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Build an Ark? Biologists Discuss Conservation Prioritization

Nature Communications Monday, Jul. 23, 2018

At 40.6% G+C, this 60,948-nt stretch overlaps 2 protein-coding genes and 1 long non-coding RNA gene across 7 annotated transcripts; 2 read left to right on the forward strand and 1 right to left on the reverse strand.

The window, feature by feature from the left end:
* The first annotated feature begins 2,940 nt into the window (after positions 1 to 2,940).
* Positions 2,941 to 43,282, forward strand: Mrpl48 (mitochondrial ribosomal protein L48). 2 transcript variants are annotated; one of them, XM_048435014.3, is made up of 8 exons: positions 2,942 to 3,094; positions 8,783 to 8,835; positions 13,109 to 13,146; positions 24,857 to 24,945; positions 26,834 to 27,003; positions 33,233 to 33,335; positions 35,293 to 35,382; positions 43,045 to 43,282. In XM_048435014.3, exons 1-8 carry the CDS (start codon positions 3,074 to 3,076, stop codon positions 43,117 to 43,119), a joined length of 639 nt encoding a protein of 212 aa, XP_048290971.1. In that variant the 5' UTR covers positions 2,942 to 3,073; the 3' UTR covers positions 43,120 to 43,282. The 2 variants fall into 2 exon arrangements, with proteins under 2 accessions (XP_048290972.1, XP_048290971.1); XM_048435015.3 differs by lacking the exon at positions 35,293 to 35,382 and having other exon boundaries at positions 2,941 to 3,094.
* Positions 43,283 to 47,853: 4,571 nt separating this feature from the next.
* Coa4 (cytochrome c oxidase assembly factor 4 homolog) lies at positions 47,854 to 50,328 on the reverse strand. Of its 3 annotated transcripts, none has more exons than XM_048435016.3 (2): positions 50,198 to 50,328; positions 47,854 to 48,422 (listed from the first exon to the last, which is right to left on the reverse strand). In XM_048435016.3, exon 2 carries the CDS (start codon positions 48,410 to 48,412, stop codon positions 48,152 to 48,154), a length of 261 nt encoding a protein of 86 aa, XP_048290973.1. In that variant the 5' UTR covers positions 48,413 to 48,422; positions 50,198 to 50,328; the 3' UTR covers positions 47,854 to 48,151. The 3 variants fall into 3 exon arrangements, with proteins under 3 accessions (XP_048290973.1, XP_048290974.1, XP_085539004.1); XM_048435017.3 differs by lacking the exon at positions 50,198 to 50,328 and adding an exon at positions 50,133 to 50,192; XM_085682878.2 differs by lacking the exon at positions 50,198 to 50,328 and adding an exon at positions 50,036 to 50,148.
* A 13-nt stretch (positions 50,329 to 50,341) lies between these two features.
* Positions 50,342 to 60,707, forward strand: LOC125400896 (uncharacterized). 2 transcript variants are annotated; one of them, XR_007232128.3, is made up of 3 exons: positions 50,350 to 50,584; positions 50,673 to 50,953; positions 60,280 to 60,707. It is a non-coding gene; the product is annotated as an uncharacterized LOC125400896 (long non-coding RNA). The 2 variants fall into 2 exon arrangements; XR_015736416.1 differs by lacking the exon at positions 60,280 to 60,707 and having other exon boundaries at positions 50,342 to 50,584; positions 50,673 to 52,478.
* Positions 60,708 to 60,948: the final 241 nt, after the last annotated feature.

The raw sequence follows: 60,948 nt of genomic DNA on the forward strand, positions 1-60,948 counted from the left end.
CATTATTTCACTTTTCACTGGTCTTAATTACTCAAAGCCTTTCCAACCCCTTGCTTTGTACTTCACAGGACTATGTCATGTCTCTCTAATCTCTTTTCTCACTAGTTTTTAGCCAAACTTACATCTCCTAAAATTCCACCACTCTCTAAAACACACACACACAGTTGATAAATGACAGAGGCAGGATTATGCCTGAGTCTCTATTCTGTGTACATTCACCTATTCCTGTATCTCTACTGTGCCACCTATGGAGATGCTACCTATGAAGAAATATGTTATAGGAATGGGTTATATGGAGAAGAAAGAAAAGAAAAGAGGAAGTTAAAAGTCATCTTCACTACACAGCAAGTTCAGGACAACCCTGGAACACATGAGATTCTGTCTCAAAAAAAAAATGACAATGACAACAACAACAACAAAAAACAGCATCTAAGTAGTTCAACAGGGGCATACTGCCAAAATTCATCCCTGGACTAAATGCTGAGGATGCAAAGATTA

Conservation biologists recognize a sobering reality. "We're losing species left, right and center," says Utah State University scientist Will Pearse. 'We call it the 'Noah's Ark Problem,' and we have to pick species to save. We can't save them all." ... Pearse, with colleagues Florent Mazel, Arne Mooers and Caroline Tucker of Simon Fraser University and the University of British Columbia, Marc Cadotte of the University of Toronto, Sandra Diaz of Argentina's National University of Cordoba, Giulio Valentino Dalla Riva of the University of British Columbia, Richard Grenyer of the University of Oxford, Fabien Leprieur of the University of Montpellier and David Mouillot of James Cook University, explore phylogenetic diversity as a metric of conservation prioritization in the July 23, 2018, issue of Nature Communications. "Our paper tests a fundamental component of conservation biology we refer to as the 'phylogenetic gambit,'" says Pearse, assistant professor in USU's Department of Biology and the USU Ecology Center. " ... In global datasets of mammals, birds and tropical fishes, the team demonstrates that, for the most part, the phylogenetic gambit holds. ... "Worryingly, though, we found in some parts of the world, and in some groups of species, preserving phylogenetic diversity did worse or just the same as random chance," Pearse says. "Luckily, we identified the areas and reasons this was happening, which still makes this selection technique valid and valuable for conservation biologists. "The team's efforts, organized through an international working group initiated by Tucker and Mooers, were funded by sDIV, the Synthesis Center for Biodiversity Sciences based in Leipzig, Germany.



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